The bipartisan bill would also remove the authority from commanders of overturning or reducing convictions.  In February, an Air Force commander overturned the conviction, prison sentence and military dismissal of an officer found guilty of sexually assaulting a civilian contractor.

In a Federal Court case in New Haven, plaintiffs are seeking data from the military and the U. S. Department of Veterans Affairs relating to sexual assaults. The hope is that information obtained can help determine what new laws and policies are needed, said Michael Wishnie, a law professor who supervises the Yale Law School Veterans Clinic. The clinic is representing plaintiffs who include the Service Women’s Action Network, the American Civil Liberties Union and the Connecticut ACLU.

The Military Rape Crisis Center, an advocacy organization, is urging state legislatures to ensure that their National Guard conduct codes allow for adequate prosecution of sexual assault and proper treatment of victims, said Jennifer Norris, a center victim advocate.  So far, bills have been proposed in two states, Maine and Louisiana. Maine’s bill, a study, would assess such issues as mandatory separation from the Guard of convicted sex offenders, mandatory insurance coverage for abortion in cases of rape, and required sexual assault prevention courses for officers.  In Louisiana, a definition of sexual harassment and assault would be put into its Military Justice Code for the first time.

Nancy Parrish, president of Protect Our Defenders, cited “a pervasive boys’ club mentality” in the military.   She said studies show that “in units where sexual harassment is condoned, women are 40 percent more likely to be sexually assaulted or raped.”

A report in April based on a 2011 Pentagon health survey found that more than one out of five female respondents said they experienced unwanted sexual contact by another service member; and nearly a third of military women with gender-related stress were sexually assaulted while in the military.

At the U.S. Coast Guard Academy in New London, many cadets are afraid they will be retaliated against if they report sexual offenses, said Panayiota Bertzikis, executive director of the Military Rape Crisis Center. The center runs confidential support groups for cadets who have been sexually assaulted. Bertzikis said about 40 women and 10 men attend the groups. The women were assaulted by cadets while most of the men experienced sexual trauma before enrolling at the academy.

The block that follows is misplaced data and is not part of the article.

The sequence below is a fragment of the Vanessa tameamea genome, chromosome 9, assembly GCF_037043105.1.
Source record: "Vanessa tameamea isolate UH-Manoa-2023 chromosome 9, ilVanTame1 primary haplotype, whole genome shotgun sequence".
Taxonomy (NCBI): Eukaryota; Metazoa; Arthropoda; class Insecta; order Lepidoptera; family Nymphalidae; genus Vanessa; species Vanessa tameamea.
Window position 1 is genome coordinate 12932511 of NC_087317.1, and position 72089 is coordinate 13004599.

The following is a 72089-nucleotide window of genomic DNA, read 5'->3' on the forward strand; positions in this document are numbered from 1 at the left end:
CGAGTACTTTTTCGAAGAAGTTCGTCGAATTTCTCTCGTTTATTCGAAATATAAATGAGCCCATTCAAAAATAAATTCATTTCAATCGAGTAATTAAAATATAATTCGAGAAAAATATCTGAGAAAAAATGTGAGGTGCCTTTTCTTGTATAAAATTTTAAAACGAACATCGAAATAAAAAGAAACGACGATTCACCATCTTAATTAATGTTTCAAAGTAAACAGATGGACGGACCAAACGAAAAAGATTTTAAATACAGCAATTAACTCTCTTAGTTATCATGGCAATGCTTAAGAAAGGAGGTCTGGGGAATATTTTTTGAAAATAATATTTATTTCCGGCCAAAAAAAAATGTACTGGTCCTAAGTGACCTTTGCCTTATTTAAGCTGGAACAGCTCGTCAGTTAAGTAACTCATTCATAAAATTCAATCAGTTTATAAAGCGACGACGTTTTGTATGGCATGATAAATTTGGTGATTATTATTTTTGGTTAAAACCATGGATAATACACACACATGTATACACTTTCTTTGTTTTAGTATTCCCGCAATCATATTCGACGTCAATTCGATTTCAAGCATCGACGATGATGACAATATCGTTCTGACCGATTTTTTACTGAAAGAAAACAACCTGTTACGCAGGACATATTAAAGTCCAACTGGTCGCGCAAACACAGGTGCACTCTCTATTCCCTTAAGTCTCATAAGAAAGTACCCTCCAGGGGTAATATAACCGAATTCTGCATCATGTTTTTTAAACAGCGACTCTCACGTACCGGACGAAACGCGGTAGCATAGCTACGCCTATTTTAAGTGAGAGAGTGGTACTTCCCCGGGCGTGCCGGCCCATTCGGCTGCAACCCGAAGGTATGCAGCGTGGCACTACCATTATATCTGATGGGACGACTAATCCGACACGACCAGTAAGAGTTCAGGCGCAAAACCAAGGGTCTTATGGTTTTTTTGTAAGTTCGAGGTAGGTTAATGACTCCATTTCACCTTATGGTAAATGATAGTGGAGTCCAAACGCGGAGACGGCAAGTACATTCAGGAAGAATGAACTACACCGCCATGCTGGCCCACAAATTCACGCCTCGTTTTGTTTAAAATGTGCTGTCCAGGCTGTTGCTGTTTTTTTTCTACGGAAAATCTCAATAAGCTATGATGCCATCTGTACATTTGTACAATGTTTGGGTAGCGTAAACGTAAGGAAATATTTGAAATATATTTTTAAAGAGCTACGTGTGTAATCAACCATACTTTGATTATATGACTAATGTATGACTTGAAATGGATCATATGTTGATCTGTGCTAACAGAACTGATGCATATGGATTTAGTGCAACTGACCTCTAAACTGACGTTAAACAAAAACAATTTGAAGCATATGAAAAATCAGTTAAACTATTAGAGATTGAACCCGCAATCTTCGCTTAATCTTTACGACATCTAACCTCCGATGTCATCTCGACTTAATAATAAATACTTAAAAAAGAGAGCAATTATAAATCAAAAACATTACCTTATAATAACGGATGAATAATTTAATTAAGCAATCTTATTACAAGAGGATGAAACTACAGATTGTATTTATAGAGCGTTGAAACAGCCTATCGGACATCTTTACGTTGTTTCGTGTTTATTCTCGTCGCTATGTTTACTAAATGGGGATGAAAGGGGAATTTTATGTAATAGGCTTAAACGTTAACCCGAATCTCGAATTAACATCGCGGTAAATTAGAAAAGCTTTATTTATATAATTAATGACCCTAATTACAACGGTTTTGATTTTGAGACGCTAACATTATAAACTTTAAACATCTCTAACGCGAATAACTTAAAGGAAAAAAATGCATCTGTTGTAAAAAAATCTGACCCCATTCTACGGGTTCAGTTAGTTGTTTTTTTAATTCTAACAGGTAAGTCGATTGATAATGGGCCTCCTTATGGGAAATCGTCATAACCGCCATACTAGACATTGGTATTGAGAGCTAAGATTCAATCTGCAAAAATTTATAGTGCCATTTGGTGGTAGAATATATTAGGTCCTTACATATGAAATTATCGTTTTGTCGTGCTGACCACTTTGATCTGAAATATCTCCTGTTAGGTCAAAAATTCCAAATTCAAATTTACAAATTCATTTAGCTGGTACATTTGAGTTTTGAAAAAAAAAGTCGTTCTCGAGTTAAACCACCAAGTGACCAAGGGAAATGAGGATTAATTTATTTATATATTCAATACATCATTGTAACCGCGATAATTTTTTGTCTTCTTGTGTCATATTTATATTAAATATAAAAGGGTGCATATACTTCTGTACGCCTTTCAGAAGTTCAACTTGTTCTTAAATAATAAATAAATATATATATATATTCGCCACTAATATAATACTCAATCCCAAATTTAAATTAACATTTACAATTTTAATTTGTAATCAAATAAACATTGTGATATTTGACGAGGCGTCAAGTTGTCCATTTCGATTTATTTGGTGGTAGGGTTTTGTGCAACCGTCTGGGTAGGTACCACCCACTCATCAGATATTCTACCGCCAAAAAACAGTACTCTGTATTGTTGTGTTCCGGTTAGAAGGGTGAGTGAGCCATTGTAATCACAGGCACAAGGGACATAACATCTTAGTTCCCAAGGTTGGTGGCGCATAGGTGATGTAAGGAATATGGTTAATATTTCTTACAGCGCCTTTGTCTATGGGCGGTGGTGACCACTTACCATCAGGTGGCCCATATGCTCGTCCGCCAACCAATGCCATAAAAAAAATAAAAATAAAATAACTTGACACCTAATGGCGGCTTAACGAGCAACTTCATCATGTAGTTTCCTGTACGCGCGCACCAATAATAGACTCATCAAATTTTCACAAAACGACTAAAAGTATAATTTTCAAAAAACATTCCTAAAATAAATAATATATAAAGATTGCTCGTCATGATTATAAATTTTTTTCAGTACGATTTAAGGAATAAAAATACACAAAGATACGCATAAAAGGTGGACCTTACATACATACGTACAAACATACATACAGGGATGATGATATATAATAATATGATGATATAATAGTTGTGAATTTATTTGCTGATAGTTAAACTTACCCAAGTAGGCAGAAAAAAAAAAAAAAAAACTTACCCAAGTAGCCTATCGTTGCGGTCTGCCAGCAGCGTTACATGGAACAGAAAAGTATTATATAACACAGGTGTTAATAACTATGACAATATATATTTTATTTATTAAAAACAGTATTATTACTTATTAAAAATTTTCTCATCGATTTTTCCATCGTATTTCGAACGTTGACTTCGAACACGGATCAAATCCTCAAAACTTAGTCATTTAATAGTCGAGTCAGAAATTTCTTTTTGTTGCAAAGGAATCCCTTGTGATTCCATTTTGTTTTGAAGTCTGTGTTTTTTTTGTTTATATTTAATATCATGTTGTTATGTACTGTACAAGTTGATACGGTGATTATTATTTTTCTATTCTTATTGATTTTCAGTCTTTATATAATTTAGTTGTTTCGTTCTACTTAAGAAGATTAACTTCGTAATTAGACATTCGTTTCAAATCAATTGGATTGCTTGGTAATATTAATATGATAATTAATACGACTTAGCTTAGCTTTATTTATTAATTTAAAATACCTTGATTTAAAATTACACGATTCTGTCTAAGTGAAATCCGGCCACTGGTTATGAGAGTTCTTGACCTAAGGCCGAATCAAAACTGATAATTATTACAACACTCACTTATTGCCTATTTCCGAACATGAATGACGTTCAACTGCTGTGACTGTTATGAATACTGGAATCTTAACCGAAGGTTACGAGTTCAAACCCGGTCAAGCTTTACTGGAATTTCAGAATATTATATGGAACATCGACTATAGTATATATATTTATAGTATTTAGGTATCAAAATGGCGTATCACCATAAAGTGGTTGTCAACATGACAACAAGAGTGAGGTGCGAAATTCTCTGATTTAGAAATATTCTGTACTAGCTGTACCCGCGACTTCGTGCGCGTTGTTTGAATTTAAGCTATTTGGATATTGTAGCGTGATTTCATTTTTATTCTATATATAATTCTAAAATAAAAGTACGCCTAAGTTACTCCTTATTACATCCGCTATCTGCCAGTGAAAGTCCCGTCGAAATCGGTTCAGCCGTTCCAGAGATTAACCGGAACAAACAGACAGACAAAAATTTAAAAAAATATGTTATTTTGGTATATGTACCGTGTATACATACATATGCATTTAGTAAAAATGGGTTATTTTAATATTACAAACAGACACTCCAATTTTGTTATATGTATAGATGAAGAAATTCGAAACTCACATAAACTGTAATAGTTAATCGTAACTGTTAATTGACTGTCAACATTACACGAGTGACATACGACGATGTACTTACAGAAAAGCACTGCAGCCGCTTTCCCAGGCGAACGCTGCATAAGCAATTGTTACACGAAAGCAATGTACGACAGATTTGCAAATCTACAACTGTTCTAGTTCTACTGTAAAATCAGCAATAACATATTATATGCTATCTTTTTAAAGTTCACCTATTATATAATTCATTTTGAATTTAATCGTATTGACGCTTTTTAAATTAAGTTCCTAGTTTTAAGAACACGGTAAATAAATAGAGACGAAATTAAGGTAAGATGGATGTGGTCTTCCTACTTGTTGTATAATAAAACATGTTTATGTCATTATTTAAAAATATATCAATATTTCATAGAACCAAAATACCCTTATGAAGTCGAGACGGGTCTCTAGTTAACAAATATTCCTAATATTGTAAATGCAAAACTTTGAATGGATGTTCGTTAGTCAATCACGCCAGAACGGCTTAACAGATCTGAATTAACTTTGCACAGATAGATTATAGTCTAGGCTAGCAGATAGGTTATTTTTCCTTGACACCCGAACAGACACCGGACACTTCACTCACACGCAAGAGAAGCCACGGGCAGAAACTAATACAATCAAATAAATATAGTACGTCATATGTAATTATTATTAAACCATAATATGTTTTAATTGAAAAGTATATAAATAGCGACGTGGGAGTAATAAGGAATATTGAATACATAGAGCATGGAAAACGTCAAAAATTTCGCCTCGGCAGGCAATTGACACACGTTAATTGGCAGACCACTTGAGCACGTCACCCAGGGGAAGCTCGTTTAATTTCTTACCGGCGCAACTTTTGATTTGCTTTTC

Coast Guard Rear Admiral Frederick J. Kenney, testifying recently before a Senate subcommittee, said that the academy has “quite a robust training plan in place for the cadets” on the issue, including a Sexual Assault Response Coordinator and a student group trained to confidentially “accompany a victim to a Victim Advocate.”  Academy Superintendent, Rear Admiral Sandra L. Stosz, declined an interview.

Advocates note that men are also victims of sexual assaults. A May Pentagon report shows more men assaulted than women, but a much smaller percentage based on their populations. Some 12,100 women were assaulted out of a total female military population of 200,000, while 13,900 males were assaulted out of 1.2 million military men.

For Gard, running helps her.  It’s “a therapeutic way to be by myself and have my own thoughts. It’s helped me bring back memories so I can work through them’’ and “heal a lot of emotional trauma,’’ she said.

She still has anxiety, and panic attacks – so she carries a knife and pepper spray when she runs.

Gard is training for the Marine Corps Marathon in October.  She refuses to let her assailant destroy her love for the Marines.

Her run, she said, will be ‘’ a celebration of overcoming my sexual assault.’’




Comments are closed.